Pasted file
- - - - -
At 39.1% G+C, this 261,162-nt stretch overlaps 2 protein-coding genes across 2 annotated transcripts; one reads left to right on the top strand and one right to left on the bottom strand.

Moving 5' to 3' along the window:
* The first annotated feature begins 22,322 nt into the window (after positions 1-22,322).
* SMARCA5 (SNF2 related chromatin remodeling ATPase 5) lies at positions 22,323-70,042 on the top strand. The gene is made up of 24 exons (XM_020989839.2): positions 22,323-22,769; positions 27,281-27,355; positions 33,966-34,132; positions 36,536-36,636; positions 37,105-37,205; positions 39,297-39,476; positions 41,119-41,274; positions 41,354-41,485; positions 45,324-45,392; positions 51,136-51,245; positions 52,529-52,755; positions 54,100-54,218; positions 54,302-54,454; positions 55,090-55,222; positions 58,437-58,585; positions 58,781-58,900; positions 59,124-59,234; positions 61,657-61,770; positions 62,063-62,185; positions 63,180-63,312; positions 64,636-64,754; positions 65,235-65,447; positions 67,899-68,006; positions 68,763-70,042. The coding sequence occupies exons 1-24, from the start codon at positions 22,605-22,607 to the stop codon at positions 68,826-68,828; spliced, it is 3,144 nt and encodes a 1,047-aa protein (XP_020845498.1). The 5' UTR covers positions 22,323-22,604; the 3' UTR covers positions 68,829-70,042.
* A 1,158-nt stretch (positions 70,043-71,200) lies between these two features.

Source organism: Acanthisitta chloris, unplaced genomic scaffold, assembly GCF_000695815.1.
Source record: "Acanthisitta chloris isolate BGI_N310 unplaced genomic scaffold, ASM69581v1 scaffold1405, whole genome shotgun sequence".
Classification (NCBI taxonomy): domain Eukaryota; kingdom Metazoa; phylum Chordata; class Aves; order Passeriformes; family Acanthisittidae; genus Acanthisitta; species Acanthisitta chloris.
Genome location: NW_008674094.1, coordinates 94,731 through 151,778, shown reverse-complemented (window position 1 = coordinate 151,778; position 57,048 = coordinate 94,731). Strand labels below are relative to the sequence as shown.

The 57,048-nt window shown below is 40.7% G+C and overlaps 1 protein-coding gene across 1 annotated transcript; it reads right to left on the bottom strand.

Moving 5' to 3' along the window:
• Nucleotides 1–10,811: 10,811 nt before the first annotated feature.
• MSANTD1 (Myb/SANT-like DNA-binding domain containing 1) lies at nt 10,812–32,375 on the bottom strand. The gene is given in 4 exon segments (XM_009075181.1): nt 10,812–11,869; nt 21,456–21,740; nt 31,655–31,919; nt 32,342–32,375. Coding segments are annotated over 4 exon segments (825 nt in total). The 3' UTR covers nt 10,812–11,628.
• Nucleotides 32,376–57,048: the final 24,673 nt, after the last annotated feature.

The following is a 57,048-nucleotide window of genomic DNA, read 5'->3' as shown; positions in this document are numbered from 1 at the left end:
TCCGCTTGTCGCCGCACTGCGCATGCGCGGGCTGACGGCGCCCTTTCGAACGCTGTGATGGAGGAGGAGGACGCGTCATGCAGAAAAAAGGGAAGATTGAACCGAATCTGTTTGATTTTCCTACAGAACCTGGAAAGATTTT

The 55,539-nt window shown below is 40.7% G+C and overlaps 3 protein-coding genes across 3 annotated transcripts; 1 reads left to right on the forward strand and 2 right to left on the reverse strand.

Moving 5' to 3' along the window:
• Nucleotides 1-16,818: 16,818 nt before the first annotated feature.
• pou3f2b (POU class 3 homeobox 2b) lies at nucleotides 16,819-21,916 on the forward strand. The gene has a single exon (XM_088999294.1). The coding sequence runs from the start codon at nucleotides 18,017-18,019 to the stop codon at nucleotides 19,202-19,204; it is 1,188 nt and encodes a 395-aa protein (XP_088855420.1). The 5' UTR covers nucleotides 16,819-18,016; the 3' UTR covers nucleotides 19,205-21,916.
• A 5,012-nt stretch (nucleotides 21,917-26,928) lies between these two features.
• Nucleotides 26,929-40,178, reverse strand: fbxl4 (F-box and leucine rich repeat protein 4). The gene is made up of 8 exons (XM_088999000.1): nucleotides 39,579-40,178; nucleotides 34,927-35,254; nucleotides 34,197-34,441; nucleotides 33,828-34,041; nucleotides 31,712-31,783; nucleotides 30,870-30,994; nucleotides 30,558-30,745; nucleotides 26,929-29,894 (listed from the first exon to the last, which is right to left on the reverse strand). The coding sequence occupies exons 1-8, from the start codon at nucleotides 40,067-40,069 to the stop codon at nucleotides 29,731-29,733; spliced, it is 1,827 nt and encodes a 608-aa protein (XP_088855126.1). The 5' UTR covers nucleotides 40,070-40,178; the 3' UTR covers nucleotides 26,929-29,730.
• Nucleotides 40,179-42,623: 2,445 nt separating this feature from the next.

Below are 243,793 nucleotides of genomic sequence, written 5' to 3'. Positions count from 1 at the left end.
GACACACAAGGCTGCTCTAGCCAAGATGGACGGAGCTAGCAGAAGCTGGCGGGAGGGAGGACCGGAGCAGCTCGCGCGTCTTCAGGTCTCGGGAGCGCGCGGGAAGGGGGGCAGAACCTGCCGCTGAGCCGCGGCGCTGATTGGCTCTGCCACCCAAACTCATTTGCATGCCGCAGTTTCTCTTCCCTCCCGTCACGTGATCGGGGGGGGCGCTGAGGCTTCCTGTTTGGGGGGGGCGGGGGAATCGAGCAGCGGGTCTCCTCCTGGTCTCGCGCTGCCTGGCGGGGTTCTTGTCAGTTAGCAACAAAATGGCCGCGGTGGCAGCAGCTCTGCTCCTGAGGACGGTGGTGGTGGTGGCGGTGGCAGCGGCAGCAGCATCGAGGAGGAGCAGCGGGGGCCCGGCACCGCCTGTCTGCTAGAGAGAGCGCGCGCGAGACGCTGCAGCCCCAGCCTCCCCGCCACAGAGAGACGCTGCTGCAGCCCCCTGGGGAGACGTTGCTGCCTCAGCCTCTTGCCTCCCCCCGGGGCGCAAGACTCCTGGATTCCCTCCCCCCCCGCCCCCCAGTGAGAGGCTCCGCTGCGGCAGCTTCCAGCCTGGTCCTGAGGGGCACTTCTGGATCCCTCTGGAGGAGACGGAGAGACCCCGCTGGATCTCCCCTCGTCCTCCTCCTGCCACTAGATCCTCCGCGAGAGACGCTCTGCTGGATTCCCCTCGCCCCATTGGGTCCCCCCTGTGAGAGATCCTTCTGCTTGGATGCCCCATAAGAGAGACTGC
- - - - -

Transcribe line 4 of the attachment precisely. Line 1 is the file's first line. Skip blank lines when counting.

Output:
* SMARCA5 (SNF2 related chromatin remodeling ATPase 5) lies at positions 22,323-70,042 on the top strand. The gene is made up of 24 exons (XM_020989839.2): positions 22,323-22,769; positions 27,281-27,355; positions 33,966-34,132; positions 36,536-36,636; positions 37,105-37,205; positions 39,297-39,476; positions 41,119-41,274; positions 41,354-41,485; positions 45,324-45,392; positions 51,136-51,245; positions 52,529-52,755; positions 54,100-54,218; positions 54,302-54,454; positions 55,090-55,222; positions 58,437-58,585; positions 58,781-58,900; positions 59,124-59,234; positions 61,657-61,770; positions 62,063-62,185; positions 63,180-63,312; positions 64,636-64,754; positions 65,235-65,447; positions 67,899-68,006; positions 68,763-70,042. The coding sequence occupies exons 1-24, from the start codon at positions 22,605-22,607 to the stop codon at positions 68,826-68,828; spliced, it is 3,144 nt and encodes a 1,047-aa protein (XP_020845498.1). The 5' UTR covers positions 22,323-22,604; the 3' UTR covers positions 68,829-70,042.